Jane Austen and Country Inns

Today, Gene Gill, contributing editor of What Jane Austen Didn’t Tell Us!, writes about Jane Austen and country inns.

Jane Austen didn’t tell us the name of the Meryton inn where Elizabeth Bennet first observed a “proud, disagreeable gentleman” at the Assembly ball in Chapter 3 of Pride andPrejudice. I needed a name for that inn when writing Charlotte Lucas’ backstory since I imagined her father owning the establishment. I felt that Mr. Lucas, a social climber, would have named his inn for the highest possible social class, royalty, and so—consulting a list of the most popular names for 18th century English inns—The Rose & Crown seemed an obvious choice.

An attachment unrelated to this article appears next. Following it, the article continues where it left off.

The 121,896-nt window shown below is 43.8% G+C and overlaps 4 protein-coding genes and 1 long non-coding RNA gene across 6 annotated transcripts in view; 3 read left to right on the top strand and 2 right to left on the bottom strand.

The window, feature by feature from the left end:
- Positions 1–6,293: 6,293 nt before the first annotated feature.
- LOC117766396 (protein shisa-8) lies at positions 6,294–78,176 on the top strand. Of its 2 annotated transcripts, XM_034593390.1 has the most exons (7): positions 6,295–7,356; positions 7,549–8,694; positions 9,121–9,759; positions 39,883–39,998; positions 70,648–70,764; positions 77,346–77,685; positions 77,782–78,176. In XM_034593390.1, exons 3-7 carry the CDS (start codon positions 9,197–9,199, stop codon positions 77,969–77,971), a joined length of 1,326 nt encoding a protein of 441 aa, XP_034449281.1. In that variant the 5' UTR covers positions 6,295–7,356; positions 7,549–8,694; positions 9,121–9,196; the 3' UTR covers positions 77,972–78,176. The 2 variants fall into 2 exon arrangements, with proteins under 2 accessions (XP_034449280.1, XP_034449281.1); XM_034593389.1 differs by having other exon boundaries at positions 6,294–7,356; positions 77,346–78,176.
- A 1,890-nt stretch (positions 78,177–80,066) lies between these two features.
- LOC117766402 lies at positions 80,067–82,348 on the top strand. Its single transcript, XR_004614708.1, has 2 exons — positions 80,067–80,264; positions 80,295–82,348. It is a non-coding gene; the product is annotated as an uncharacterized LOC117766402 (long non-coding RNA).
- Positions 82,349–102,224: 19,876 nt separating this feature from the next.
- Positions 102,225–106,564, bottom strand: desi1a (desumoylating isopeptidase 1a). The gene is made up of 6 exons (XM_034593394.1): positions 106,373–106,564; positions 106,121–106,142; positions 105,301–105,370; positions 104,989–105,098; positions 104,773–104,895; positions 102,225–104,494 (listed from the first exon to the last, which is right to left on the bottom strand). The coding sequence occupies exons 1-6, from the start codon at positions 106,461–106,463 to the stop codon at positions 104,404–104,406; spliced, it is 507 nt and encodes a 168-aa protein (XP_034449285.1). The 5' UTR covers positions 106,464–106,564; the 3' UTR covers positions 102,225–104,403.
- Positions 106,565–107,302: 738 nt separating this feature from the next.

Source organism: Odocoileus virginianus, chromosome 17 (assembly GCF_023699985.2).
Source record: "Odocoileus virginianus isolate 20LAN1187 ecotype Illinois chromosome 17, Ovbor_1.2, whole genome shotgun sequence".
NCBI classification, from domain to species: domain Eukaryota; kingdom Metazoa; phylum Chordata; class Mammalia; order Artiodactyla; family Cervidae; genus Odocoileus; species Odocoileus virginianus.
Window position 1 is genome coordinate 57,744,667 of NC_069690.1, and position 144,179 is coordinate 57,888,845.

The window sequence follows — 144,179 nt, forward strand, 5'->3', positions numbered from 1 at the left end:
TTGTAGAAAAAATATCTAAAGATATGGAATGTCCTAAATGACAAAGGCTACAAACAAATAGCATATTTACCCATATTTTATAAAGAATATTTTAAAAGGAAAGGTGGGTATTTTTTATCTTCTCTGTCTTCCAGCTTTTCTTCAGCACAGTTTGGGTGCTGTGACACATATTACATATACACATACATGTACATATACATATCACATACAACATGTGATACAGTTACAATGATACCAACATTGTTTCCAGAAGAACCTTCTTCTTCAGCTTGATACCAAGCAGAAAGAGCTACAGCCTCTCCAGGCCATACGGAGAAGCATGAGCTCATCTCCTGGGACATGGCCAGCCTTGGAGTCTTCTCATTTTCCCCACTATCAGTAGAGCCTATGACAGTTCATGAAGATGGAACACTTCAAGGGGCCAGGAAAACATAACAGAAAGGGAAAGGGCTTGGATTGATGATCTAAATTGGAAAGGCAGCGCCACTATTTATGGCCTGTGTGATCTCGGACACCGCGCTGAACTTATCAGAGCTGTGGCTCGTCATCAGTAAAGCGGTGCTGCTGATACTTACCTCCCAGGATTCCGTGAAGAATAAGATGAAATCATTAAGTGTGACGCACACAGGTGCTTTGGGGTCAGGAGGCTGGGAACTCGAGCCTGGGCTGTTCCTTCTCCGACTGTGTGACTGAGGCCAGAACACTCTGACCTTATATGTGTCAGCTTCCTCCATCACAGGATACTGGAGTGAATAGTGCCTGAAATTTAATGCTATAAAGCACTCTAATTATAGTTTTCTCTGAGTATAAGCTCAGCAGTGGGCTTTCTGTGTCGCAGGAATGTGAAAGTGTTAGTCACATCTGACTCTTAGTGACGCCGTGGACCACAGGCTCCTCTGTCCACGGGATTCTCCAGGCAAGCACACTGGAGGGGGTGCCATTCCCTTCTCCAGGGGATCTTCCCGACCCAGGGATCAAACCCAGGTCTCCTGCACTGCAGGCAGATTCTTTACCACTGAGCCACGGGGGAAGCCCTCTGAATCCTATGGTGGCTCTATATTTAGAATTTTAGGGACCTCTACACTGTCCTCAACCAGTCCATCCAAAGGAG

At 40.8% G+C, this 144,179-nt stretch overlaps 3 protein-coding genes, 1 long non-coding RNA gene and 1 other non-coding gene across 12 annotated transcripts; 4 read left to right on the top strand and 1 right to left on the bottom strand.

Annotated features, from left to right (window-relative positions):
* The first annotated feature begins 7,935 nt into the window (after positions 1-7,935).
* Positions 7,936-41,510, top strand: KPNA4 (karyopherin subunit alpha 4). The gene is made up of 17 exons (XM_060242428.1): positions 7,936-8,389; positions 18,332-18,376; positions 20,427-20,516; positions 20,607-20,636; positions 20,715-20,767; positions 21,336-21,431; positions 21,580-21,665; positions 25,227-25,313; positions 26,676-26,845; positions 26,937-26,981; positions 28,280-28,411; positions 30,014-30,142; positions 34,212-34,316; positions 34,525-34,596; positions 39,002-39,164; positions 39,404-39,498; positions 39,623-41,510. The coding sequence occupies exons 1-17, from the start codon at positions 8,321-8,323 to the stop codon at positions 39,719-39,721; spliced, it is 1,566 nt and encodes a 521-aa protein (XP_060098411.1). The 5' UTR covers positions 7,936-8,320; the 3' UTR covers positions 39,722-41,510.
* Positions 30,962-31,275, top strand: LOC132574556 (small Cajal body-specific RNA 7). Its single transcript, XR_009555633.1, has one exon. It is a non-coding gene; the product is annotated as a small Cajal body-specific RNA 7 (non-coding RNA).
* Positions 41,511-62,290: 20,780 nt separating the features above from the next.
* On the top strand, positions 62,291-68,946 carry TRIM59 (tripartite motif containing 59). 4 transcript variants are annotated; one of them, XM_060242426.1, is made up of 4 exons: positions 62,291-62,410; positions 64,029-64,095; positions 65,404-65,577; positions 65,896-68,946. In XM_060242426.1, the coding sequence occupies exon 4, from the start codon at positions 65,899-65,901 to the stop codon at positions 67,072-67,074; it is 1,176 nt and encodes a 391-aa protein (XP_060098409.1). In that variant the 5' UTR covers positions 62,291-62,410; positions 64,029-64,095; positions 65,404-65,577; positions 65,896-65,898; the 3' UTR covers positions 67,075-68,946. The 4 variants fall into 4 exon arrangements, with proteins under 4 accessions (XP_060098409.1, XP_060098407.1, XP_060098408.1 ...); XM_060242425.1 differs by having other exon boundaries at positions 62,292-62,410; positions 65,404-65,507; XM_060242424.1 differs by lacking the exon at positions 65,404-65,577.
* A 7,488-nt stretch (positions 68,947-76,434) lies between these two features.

Country inns in Jane Austen’s time had evolved from rough coaching inns meeting only
travelers’ needs into places that also could serve as a town’s club, place of assembly and general resort. Of course, the local English inn continued to serve travelers, evoking this favorable commentary from an Englishman: “Neat inns, well-dressed and clean people keeping them…

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